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News, events, updates, and tidbits from the Presbyterian Historical Society. Use tags to read related articles or sort by author for similar posts written PHS staff members.

June 17, 2015

Several years ago, I sat in the office of Executive Director Fred Heuser conversing about alternatives to elusive tenure-track academic positions for history PhDs. As the recipient of a PHS Research Fellowship, I was spending several weeks at the Society taking photos of thousands of documents related to my dissertation research on WWII Japanese-American incarceration camps. Judy Austin—a mutual friend, scholar, and former PHS Board member—had introduced me to...

June 12, 2015
Note: The following blog post is the second of three that will run on Fundamentalism and Presbyterians in 2015. The last post, which will focus on the Portland Deliverance, will run this fall. Read the first post here.

July marks the 90th anniversary of the Scopes Monkey Trial, one of the most famous court cases in American history. Defending substitute high school teacher

June 10, 2015 to June 12, 2015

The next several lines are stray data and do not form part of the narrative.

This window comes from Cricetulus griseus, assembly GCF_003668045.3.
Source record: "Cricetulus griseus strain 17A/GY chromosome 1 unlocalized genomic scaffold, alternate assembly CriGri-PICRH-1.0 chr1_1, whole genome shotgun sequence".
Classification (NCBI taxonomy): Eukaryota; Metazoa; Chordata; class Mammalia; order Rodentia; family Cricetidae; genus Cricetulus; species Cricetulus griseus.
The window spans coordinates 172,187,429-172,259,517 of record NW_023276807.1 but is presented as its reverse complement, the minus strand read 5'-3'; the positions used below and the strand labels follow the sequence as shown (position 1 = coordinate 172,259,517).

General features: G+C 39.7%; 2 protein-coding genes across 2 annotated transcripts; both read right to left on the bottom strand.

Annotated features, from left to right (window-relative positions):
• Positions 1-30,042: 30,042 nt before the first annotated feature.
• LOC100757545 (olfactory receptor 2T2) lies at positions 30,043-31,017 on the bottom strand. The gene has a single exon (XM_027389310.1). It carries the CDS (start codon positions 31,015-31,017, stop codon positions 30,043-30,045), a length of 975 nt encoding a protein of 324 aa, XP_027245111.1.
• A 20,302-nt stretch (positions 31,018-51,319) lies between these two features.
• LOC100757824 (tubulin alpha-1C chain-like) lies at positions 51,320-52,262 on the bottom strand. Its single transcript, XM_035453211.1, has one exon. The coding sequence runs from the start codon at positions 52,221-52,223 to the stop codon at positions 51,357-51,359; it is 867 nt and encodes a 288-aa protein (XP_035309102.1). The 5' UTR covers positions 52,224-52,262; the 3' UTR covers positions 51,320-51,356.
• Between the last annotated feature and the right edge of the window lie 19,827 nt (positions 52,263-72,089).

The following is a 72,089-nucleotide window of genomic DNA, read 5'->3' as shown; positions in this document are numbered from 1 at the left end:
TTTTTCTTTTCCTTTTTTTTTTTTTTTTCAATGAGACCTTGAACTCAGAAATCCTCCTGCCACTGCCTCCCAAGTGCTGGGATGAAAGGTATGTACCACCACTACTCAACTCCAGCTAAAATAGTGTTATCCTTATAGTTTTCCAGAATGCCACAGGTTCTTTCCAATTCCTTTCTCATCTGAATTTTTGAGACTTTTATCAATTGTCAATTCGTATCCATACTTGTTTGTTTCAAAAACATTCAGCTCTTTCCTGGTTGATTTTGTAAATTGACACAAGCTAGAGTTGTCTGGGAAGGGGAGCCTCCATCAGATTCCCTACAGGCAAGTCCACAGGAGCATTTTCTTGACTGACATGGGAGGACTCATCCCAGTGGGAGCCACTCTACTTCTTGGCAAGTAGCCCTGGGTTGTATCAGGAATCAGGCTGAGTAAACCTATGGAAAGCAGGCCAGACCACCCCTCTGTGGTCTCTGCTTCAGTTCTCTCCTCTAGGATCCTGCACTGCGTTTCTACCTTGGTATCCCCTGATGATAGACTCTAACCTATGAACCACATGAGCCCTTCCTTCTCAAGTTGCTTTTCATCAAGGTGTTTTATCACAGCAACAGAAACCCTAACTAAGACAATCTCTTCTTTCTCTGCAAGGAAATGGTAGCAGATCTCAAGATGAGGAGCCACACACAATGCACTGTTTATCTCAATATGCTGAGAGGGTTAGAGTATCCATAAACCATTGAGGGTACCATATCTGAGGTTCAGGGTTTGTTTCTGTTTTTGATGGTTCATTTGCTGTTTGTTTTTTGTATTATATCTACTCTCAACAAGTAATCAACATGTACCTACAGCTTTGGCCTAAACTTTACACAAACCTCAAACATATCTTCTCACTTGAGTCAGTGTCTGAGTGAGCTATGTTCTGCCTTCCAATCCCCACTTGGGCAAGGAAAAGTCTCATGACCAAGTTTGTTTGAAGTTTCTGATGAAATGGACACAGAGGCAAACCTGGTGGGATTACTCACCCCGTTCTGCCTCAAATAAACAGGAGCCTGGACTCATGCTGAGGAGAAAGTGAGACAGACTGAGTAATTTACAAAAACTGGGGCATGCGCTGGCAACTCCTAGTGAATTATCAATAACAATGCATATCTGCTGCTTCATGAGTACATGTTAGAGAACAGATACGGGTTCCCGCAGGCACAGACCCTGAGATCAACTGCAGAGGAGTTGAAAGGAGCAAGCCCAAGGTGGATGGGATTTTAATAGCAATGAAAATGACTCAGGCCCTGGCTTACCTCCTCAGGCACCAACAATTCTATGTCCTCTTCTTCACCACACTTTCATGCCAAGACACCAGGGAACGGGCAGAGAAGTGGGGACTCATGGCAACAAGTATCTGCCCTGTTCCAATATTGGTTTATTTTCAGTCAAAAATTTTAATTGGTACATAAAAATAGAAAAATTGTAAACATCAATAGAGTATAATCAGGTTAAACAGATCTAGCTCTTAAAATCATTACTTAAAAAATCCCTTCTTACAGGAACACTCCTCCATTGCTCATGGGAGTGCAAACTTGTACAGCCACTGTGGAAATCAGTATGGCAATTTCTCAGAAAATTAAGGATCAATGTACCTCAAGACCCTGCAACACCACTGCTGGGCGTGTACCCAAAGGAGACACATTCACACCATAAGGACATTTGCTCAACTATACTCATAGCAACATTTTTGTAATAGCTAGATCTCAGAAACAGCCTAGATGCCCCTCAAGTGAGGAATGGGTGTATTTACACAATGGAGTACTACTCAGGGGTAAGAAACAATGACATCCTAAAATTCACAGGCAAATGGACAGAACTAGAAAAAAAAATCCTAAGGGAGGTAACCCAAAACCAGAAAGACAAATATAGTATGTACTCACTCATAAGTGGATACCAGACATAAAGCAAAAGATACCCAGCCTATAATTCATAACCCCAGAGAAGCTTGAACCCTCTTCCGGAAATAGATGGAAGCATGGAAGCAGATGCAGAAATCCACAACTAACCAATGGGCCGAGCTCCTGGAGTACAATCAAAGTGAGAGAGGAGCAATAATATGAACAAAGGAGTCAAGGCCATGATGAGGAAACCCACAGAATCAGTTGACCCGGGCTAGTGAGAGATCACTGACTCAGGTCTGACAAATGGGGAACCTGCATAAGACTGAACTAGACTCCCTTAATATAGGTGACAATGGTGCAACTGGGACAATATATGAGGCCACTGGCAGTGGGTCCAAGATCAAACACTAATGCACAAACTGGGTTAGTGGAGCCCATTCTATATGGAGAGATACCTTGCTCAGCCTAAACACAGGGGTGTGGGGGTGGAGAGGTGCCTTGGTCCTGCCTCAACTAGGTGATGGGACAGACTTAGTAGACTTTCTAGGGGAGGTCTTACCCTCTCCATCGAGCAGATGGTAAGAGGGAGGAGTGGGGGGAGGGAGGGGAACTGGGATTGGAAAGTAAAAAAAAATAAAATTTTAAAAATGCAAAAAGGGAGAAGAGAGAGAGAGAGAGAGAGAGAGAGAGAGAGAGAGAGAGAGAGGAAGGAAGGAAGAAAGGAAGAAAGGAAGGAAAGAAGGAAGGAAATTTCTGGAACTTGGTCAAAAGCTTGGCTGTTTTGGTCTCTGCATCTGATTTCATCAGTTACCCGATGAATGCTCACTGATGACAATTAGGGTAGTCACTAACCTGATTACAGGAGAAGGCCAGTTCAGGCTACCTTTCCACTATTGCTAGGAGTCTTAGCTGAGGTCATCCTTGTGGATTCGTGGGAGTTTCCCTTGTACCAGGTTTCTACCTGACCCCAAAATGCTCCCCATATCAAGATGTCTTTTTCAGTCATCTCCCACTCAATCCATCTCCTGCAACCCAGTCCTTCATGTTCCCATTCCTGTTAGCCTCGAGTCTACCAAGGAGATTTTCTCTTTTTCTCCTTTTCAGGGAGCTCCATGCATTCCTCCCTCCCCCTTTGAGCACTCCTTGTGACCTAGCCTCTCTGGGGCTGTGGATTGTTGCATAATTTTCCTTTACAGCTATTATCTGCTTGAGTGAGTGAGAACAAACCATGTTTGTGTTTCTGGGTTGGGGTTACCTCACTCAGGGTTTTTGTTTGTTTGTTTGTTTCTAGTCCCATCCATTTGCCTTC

The Presbyterian Historical Society has made a big splash on Wikipedia thanks to our volunteer, Pete Ekman. A retired finance professor, Dr. Ekman has been coming to the Society since October to scan Presbyterian Church postcards from our collection.

Postcards became popular in the United States after the 1893 World’s Columbian Exposition in Chicago, when they were sold as souvenirs. By 1902, images of churches were common subjects...

June 2, 2015

Processing is one of the most important and enjoyable tasks we do as archivists--arranging, describing, and properly storing the papers of an individual or family or the records of an organization according to archival standards. For one week this year, I processed the personal papers collection of Alonzo Edmiston, a missionary to the American Presbyterian Congo Mission in the early twentieth century with the Presbyterian Church in the U.S.


May 15, 2015

In the early 1920s, the Japanese town of Kanazawa had been transformed. A new state house, a steel bridge, and a barracks on the former grounds of Kanazawa Castle had all recently been constructed. Mary Miles, Presbyterian missionary and music teacher at the girls' school Hokuriko Jo Gakko, wrote of the barracks "No one is allowed to enter except the soldiers and, I suppose, tradesmen." She had seen Prince Hirohito, barely twenty years old, reviewing military...

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